When did you decide to become an author?
I didn’t plan on being an author. In college, I studied visual art and psychology, and in graduate school, I studied expressive therapies and learned about helping people through the arts. It wasn’t until after my son was born that I started reading picture books and was inspired to write one. Before that I was a/n:
- elementary and middle school art teacher
- tree planter
- art therapist
- museum outreach coordinator
- homeless shelter art and music group leader
- flower arranger in a bouquet factory
- wilderness program canoe trip guide, and
- (absolutely terrible) waitress
What was the first book you wrote?
When I was about five, I wrote and illustrated a book of animal traps. Each page had a different trap. Some were traditional—like a box propped up with a stick—and some were my own inventions. One was a big upside-down box with two straws leading into it. There was a tiny sign attached to a toothpick that was stuck into the ground. It read: “Ants, there’s sugar in here.”
My first published book was My Blue is Happy (2013).
Where do you get your ideas?
I’m inspired by things people—especially kids—say and do, sensations, memories, music, art, books, names, random facts and experiences, and the sounds of words.
I often have a lot of ideas, but not necessarily the ones I’m looking for. I picture those ones soaring and swooping above my head, just out of reach. My ideas are like wild animals. They come around when they want to, and usually that’s when I least expect it. My mind tends to wander quite a bit, so I try to write stuff down before I forget it, even if it’s on a napkin or whatever scrap I can find.
How long does it take to write a book?
Sometimes it feels like the story writes itself. Other times, I struggle with every word. I usually revise several times before giving the manuscript to my critique partners. They read it and give feedback. Then I revise again and repeat the whole process after letting the story sit for a while. The fastest first draft I’ve done was finished in several hours, and the slowest? I’m still working on it.
What else do you like to do?
The same things make me happy now as when I was a tot:
I want to be an author. What should I do?
Here are some ideas based on things that have really helped me:
Read for fun, but also as a writer. Ask yourself why you like the books you like, and why you don’t like the ones you don’t. What is it about the characters, plot, language, and illustrations that grabs you—or doesn’t? Familiarize yourself with what’s already out there, and let it inspire you to write something new.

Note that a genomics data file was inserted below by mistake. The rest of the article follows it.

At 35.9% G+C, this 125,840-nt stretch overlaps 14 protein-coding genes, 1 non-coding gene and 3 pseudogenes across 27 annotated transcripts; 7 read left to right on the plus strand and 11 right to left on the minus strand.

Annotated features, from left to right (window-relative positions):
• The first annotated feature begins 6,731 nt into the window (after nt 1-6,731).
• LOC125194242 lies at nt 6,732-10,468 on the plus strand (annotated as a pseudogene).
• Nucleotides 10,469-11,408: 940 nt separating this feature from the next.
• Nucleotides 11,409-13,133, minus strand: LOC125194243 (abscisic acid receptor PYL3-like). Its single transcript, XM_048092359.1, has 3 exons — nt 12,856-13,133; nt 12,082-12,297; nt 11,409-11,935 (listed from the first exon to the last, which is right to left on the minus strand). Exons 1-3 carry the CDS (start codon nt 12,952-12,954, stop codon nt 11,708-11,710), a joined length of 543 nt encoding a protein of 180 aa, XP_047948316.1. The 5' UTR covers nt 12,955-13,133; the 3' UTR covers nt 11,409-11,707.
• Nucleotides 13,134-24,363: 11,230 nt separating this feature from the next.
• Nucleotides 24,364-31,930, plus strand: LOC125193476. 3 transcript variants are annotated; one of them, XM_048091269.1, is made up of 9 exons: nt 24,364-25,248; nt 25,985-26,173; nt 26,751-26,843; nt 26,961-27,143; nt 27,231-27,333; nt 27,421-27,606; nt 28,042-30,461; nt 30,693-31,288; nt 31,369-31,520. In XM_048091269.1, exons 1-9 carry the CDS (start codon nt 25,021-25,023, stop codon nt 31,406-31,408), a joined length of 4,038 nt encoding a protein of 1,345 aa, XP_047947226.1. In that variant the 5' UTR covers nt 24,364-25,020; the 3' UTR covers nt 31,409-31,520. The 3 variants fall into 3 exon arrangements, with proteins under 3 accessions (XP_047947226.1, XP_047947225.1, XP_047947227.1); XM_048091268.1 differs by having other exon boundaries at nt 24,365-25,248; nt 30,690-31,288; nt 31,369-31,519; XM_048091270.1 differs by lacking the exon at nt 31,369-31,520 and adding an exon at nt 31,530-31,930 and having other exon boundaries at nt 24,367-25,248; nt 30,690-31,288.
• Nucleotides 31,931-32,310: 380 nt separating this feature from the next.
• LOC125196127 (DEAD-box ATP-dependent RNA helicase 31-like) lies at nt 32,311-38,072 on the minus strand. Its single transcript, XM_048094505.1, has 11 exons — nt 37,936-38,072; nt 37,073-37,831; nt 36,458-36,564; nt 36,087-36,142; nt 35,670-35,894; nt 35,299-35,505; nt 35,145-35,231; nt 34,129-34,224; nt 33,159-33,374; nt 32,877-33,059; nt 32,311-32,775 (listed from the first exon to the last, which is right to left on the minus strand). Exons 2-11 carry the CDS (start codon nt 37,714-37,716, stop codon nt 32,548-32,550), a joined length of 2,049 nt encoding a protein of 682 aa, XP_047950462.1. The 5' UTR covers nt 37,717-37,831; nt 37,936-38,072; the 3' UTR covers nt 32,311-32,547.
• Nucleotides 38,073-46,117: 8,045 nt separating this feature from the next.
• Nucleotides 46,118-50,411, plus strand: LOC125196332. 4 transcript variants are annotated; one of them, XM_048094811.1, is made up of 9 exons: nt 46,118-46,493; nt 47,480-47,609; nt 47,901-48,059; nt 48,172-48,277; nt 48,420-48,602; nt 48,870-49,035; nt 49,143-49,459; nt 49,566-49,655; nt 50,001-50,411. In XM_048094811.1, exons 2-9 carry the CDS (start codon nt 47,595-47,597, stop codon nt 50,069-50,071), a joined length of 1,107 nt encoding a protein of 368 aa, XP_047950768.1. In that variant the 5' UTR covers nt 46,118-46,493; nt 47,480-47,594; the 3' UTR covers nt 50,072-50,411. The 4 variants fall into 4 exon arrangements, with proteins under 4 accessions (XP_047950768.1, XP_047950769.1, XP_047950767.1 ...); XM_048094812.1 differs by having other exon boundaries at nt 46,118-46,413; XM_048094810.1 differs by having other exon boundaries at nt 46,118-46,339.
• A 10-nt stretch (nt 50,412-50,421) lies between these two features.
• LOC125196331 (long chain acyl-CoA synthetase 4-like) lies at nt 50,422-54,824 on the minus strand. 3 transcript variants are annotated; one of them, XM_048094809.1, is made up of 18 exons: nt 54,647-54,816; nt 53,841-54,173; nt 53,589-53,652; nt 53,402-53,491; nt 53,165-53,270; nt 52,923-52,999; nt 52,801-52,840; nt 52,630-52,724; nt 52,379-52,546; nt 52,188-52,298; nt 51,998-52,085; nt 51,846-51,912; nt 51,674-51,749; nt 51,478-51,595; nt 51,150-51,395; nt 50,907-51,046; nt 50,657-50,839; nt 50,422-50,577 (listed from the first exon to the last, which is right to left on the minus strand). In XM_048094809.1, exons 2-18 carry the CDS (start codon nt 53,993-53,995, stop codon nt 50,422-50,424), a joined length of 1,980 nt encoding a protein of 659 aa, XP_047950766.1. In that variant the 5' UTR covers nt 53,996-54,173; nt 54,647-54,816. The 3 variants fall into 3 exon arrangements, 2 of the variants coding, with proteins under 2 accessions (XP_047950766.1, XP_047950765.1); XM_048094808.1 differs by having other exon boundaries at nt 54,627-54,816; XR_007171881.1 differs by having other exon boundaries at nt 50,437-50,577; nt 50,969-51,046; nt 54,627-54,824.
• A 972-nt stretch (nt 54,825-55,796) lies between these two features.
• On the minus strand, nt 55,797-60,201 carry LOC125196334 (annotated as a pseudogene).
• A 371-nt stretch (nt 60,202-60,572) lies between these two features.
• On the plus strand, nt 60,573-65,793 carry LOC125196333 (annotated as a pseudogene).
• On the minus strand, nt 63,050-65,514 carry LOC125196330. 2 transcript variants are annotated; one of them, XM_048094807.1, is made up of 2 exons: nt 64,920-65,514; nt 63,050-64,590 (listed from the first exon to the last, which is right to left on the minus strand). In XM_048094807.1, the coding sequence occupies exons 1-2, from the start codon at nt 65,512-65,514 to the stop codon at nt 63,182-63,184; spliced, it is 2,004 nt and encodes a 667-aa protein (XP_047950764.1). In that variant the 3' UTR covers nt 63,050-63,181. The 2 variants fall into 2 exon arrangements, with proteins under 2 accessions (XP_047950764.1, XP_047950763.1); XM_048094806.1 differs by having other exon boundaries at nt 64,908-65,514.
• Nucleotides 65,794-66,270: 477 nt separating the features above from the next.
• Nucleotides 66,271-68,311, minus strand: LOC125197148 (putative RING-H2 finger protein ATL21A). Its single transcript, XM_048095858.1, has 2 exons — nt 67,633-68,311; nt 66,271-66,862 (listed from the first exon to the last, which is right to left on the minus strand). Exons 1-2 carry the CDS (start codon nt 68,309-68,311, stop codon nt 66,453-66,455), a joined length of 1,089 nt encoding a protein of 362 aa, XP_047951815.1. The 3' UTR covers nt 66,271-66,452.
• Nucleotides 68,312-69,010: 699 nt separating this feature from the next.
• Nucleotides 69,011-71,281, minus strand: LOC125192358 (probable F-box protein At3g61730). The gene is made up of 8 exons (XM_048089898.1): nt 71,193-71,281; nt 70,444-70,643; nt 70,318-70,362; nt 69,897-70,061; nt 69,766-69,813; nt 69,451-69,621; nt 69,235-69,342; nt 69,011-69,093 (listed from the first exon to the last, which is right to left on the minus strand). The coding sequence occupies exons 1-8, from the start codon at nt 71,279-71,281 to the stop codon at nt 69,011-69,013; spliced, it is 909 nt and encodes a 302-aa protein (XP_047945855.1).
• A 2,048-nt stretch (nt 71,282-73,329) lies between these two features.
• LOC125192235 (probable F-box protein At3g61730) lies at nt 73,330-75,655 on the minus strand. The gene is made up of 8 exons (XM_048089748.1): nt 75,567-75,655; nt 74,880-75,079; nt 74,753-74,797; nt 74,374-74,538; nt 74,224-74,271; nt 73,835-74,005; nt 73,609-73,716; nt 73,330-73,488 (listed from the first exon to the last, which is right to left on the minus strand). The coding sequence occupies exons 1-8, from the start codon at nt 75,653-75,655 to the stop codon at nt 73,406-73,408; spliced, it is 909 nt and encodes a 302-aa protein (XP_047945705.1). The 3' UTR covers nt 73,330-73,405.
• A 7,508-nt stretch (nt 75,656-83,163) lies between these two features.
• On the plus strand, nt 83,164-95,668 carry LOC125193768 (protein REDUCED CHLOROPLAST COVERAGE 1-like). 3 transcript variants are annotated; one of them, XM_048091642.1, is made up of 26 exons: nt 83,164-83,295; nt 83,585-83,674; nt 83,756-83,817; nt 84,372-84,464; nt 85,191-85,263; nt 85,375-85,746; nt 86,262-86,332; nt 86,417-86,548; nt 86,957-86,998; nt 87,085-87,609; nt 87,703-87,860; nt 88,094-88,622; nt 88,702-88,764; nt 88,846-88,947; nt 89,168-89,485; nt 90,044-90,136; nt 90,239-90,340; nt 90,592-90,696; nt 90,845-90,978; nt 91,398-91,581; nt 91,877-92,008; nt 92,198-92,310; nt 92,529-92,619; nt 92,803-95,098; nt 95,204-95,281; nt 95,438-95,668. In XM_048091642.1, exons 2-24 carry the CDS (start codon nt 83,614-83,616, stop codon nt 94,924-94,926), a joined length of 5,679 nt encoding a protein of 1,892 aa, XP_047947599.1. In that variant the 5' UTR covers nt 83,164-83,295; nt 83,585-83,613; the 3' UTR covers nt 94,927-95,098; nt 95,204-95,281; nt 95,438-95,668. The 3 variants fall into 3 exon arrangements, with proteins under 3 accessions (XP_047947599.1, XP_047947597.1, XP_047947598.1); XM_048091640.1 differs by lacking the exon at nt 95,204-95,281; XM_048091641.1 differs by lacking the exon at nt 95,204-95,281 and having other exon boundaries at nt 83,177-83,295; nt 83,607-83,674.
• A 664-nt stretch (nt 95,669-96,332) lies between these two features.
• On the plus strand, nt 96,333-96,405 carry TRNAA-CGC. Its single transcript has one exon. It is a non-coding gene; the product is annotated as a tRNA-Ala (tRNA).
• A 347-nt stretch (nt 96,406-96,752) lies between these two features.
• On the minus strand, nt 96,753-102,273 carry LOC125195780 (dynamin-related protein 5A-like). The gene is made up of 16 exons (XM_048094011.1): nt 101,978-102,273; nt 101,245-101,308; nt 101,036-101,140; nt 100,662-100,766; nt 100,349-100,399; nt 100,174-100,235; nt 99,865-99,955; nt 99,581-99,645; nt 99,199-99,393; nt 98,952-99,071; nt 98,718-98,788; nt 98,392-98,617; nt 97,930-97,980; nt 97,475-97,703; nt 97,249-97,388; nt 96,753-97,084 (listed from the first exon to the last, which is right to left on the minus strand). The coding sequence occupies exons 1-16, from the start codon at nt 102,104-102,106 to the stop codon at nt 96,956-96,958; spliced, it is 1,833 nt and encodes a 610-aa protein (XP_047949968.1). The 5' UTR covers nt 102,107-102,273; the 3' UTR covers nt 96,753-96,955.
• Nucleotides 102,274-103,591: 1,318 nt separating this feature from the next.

Get some critique partners or a critique group. Find people who love to write and love to read, and who appreciate the same types of books as you. Writing can be solitary, but having a team of people to share the journey can bolster your perseverance and maximize your ability to brainstorm and revise. You can also learn a lot about writing from editing other people’s work. My crit partners are my buddies, my comrades, my cheerleaders, and my secret weapons. We help each other through the creative process and the publishing process, sharing frustrations and celebrating successes along the way. They make me laugh, and they make me work!
Join the Society of Children’s Book Writers and Illustrators (SCBWI), the largest children’s writing organization in the world. They have online resources to help improve your craft and navigate the publishing world, and they sponsor fantastic regional and international conferences and workshops. There are also grants you can apply for and ways to connect with others in the field. My first SCBWI retreat changed my life and put me on the path to publication.
Remember ? and !
? = Be curious. Ask questions. Not just Who? What? Where? When? Why? and How?, but What if?, Why not?, Would you care to dance?, and Got any chocolate?
! = Be fiercely enthusiastic. Follow your story, blaze your path, and don’t even think about giving up.
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©2013 Jessica Young. All rights reserved.